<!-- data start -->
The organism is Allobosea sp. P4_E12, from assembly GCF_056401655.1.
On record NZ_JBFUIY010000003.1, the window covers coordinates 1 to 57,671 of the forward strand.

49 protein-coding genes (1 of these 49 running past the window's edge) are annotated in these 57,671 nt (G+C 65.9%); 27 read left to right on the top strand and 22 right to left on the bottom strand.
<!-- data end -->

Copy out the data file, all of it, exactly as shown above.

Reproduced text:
The organism is Allobosea sp. P4_E12, from assembly GCF_056401655.1.
On record NZ_JBFUIY010000003.1, the window covers coordinates 1 to 57,671 of the forward strand.

49 protein-coding genes (1 of these 49 running past the window's edge) are annotated in these 57,671 nt (G+C 65.9%); 27 read left to right on the top strand and 22 right to left on the bottom strand.